Change Your Resume to Attract Opportunities You Want

By Debra Feldman '74PH of the Columbia Career Coaches Network
This article originally appeared on JobWhiz.

Too often executive resumes are designed to push data out to a general employer audience, a job search method that is rarely effective. Rather, I suggest creating a presentation promoting past achievements that demonstrate to a decision maker the skills, talent, passion, etc. to address the challenges important to that hiring decision maker. A resume is a sales tool. We've been told that successful sales presentations do not talk about product features but focus on satisfying the buyer's needs and addressing the buyer's challenges. As marketing collateral, a resume and related correspondence, should not focus solely on the candidate's attributes, but should deliver information to prove how the product/candidate satisfies the buyer's/employer's needs.

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Your Weekly Low Down | March 23, 2018

Read up on the latest events and news from your Columbia alumni community.

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Integrating Motherhood & Professionalism at Work

By Sasha McDowell '09SIPA, '09SW of the Columbia Career Coaches Network

All employees benefit when they're able to be their whole selves at work. For women, this means being allowed to integrate their identities as mothers and professionals. Mothers should be able to express their commitment to raising happy, healthy, engaged children while at work, without their commitment to their careers being questioned.

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Your Weekly Low Down | March 16, 2018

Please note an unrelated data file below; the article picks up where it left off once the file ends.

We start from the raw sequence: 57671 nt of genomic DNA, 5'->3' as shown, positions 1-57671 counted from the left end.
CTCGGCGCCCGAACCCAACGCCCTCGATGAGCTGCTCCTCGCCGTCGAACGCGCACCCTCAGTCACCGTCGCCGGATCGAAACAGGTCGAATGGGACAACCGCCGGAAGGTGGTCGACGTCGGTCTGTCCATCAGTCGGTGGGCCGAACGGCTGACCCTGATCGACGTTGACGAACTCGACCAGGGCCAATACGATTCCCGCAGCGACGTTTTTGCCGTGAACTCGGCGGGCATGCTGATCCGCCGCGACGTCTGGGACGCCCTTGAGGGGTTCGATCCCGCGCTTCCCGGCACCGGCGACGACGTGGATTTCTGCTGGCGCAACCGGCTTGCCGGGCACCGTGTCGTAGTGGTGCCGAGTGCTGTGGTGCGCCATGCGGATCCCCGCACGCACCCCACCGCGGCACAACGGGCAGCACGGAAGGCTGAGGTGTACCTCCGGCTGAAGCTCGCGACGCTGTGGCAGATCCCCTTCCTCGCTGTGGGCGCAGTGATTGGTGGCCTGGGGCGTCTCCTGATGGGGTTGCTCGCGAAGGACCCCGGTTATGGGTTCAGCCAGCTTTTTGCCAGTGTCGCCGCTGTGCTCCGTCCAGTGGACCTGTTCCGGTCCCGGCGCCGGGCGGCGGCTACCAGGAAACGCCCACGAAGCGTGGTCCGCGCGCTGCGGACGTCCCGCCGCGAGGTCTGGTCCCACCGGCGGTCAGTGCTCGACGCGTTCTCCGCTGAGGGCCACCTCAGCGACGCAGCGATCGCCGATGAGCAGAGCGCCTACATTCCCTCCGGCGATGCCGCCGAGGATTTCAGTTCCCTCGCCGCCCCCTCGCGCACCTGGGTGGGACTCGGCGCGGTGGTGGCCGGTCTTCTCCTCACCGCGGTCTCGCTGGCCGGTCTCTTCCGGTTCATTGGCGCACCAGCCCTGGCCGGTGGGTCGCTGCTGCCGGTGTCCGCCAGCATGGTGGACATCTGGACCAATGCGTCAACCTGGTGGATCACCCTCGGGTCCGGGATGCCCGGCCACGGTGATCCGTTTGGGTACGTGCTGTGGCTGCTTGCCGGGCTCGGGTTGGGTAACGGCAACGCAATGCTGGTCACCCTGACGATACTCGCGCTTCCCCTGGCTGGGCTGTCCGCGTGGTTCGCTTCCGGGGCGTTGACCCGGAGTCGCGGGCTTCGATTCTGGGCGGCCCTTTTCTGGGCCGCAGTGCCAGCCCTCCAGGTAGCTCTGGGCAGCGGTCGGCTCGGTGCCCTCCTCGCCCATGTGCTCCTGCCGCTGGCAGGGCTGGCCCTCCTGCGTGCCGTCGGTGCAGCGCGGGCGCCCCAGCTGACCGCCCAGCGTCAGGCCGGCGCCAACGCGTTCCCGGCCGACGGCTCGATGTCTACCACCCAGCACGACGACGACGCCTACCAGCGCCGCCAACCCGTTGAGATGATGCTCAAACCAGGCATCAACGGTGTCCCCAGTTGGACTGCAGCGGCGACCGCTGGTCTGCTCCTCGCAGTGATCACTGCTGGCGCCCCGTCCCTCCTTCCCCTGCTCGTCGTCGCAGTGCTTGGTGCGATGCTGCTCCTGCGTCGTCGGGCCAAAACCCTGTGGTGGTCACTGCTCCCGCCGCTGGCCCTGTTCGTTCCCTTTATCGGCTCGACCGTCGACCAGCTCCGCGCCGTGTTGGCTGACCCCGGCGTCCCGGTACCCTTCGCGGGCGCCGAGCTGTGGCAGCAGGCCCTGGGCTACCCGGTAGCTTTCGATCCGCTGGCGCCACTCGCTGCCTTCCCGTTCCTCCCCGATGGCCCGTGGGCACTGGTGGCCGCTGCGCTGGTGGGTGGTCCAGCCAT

A history of women at Columbia, an alumnae artist's exhibit tops the Mets, and an alumnus shares his journey from Columbia to a career in medicine: here's the latest news from your Columbia alumni community.

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Renowned Plastic Surgeon Shares How Time at Columbia Set Stage for Career

If it wasn't for his father convincing him to check out Columbia at the last minute, Dr. Michael Jones—a 1990 Columbia College and 1994 Columbia College of Physicians and Surgeons alumnus—would have been a Hoya.

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History of Women at Columbia

Women Banner II

Recently we told you all about Winifred Edgerton Merrill, the first woman to receive a degree from Columbia University. In honor of Women's History Month, we'd like to celebrate a few Columbia women who were first graduates of their respective Schools or who took the lead in founding some of Columbia's undergraduate and professional Schools. Read on for a short list of the Columbia women who made academic history.


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Your Weekly Low Down | March 9, 2018

Read on for the latest news, events, and ideas from your alumni community.

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Is That Exciting Offer a Bad Career Move?

By Caroline Ceniza-Levine '93BC of the Columbia Career Coaches Network
This article originally appeared on Forbes and

In the excitement of getting an offer, many smart, talented professionals ignore warning signs that a bad career move may be up ahead. A smart, talented professional (in HR no less) made a job switch that she regrets, having overlooked five bright red flags that were made apparent during the hiring process. This new job came with a significant title and salary bump, and she rationalized that this potentially bad career move was actually a good move, that she could manage through the worrisome items once she joined. This absolutely could be true — roles, colleagues, and company strategy change over time. But if you are considering a job where doubts have already surfaced, go in with your eyes wide open. Here are five warning signs that a potential new job is a bad career move.

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Your Weekly Low Down | March 2, 2018

Read on for the latest from your Columbia alumni community.

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5 Stress Reducers for Work and Life

Alumna Lynn Berger '84TC, '90TC, of the Columbia Career Coaches Network, offers her top tips on stress relief for the office and home. 

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